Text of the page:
Good Libya Reporting Gives Romney Unique Opportunity in Final Debate
As we all know, there's a crucial foreign policy debate Monday night, and in today's Weekly Standard, Bill Kristol offers Mitt Romney advice I would've scoffed at last week. Kristol's suggestion is that, rather than use the debate to litigate the Libya issue, instead, Romney should rise above argument in order to lay out a broad foreign policy vision that tells voters he's ready to assume the role of Commander-In-Chief.
Under normal circumstances, this is a luxury no Republican could afford. If the candidate doesn't tell the story of Obama's incompetence and dishonesty, the media certainly won't. But as we've seen in recent days, that's no longer the case with Libya. While the scandal's still not getting the attention deserved, over the last 48 hours, thanks to some individual reporters and outlets, the truth is getting out.
So, believe it or not, Romney really does have the luxury Monday night of rising above the bickering and presenting himself as a president-in-waiting.
For starters, Fox News' Bret Baier has tirelessly (and thus far, flawlessly) done superb work in connecting the Libya dots. Last night was his best reporting yet in an hour-long "Special Report" that focused exclusively on Benghazi -- from the security failures and heart-wrenching details of the attack itself, straight through to the White House cover up that would follow.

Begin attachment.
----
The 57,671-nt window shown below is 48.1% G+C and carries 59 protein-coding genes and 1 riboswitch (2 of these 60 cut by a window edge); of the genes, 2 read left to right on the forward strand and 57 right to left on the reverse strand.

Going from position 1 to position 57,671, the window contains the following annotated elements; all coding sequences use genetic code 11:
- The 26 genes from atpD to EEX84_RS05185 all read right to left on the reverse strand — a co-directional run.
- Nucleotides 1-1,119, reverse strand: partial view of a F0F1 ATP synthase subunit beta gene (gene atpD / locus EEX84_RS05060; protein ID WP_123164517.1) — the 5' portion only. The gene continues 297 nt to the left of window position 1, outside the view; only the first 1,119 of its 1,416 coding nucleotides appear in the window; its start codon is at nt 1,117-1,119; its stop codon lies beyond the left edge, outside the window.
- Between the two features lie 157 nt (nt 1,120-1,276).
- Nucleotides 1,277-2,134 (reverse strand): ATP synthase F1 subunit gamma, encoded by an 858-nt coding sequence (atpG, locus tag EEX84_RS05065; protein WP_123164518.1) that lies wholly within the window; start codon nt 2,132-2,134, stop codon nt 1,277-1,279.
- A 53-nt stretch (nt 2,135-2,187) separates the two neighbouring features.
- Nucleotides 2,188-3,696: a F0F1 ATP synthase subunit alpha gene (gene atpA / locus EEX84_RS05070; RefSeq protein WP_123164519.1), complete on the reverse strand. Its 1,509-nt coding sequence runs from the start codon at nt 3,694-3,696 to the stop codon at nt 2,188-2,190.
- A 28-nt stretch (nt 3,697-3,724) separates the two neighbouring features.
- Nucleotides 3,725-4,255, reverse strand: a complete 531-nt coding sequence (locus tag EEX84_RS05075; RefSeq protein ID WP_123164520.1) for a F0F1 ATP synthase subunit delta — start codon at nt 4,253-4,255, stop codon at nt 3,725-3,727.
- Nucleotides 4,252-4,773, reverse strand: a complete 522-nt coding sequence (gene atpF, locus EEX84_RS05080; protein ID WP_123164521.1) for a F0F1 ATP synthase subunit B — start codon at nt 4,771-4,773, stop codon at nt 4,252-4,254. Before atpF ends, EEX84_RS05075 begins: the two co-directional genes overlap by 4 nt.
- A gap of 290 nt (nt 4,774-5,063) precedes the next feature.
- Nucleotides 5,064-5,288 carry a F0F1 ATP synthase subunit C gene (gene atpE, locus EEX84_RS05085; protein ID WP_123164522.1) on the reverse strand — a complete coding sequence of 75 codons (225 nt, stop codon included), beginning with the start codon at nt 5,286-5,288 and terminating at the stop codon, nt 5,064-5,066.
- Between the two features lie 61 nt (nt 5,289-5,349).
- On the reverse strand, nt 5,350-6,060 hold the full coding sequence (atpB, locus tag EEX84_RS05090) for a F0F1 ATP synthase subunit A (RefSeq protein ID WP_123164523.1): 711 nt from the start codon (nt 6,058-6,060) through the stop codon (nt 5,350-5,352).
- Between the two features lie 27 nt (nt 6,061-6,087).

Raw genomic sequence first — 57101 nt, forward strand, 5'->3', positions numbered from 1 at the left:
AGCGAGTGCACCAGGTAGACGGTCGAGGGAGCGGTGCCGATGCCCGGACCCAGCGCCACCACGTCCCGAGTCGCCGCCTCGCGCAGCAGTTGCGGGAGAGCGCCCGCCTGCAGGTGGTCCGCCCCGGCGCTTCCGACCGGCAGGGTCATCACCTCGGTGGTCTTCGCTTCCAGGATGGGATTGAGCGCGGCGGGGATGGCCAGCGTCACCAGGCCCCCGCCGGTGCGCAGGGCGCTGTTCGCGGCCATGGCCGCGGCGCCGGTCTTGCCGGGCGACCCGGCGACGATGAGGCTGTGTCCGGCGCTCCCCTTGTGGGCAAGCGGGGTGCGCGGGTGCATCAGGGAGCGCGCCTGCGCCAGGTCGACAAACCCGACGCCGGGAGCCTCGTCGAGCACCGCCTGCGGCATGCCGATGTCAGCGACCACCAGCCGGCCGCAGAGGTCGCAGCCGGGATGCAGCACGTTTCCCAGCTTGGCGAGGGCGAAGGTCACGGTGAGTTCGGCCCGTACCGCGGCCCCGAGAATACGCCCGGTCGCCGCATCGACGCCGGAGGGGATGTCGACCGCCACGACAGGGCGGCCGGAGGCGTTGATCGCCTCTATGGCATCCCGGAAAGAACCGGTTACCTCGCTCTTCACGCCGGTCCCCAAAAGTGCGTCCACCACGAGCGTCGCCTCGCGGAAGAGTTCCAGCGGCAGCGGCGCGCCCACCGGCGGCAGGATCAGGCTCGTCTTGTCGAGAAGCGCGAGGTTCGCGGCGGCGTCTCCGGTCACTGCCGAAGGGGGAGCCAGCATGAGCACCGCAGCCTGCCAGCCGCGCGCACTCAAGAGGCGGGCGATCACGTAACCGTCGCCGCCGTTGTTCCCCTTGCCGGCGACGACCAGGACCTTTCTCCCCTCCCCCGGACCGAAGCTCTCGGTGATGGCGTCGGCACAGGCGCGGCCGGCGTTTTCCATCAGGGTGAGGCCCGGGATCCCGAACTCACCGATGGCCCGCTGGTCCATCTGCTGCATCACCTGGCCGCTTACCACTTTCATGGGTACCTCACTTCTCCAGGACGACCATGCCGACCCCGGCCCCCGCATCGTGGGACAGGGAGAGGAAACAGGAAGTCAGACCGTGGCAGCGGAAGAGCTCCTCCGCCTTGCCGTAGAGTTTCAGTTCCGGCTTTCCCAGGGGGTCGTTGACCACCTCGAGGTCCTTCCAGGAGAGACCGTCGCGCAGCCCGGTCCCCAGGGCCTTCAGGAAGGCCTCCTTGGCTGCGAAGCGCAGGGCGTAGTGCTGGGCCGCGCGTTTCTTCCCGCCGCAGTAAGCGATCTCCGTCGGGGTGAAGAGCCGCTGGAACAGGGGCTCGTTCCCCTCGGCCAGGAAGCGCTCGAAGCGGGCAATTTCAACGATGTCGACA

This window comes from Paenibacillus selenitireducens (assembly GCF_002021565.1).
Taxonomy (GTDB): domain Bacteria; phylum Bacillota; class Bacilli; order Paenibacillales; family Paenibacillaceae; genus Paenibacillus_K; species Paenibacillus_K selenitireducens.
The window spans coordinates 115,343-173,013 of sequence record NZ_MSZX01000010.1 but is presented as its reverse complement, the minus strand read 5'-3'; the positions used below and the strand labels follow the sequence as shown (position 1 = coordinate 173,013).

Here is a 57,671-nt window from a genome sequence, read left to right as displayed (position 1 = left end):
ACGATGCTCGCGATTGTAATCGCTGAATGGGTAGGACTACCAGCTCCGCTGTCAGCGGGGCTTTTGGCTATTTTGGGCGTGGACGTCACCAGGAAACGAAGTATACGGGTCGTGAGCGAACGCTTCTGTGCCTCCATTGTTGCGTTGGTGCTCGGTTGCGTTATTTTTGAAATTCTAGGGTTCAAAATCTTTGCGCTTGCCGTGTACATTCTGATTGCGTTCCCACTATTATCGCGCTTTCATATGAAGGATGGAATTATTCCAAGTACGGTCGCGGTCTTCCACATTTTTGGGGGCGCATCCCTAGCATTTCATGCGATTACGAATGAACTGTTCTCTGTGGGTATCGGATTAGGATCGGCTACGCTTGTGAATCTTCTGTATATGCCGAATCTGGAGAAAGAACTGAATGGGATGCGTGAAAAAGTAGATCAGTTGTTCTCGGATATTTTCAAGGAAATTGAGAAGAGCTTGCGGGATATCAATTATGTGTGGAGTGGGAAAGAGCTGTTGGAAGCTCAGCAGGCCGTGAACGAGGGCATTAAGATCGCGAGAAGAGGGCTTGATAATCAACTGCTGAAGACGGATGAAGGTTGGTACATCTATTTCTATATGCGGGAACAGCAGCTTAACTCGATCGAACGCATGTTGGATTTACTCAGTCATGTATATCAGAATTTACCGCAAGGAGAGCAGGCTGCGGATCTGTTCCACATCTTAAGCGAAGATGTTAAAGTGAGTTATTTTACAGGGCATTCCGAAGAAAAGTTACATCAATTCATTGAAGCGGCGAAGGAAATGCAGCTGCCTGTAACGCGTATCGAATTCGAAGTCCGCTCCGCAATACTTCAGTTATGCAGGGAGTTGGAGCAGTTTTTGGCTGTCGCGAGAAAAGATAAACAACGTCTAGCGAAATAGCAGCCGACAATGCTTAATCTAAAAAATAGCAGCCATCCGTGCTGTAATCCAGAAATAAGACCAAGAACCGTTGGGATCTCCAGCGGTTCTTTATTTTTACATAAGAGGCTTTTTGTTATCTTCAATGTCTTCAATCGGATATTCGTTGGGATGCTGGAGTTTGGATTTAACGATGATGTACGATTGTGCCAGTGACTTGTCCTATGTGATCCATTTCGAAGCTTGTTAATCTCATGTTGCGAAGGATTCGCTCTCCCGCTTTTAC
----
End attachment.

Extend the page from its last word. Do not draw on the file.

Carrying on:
The special reruns Sunday on Fox News at 3 and 10pm Eastern, and if you haven't already seen the Report, I urge you to tune in (it's on YouTube, as well). Baier does deliver some new news -- including an interview with the head of the U.S. Embassy's Site Security Team. Known as the SST, this was a 16-member Special Operations unit that we're told might've made the difference in the hours-long firefight that ensued the night of the attack.
Inexplicably, and against the wishes of the Libyan Embassy staff, the SST was pulled out in August even as security conditions worsened. Targeted attacks against Westerners were on the rise, including attacks against the consulate itself. The only reason the removal of this team makes sense is through a political prism. Apparently, the Obama Administration was worried an extension of the SST's stay would send a signal that Libya wasn't as flawless a lead-from-behind success as advertised.
Baier devotes an entire segment to the details of the actual seven-hour attack -- and it's both harrowing and inspiring. You won't soon forget the individual stories of heroism, as American security forces risk all to protect Ambassador Chris Stevens and another diplomat. Of course, Stevens and his staff showed just as much bravery in doing their duty even as other Westerners fled Benghazi as the security situation crumbled.
This morning, CBS News' Sharyl Attkisson (whose work on Fast and Furious was crucial) added further context to the story with a report that asks why weren't we able to get help into the region during those seven long hours: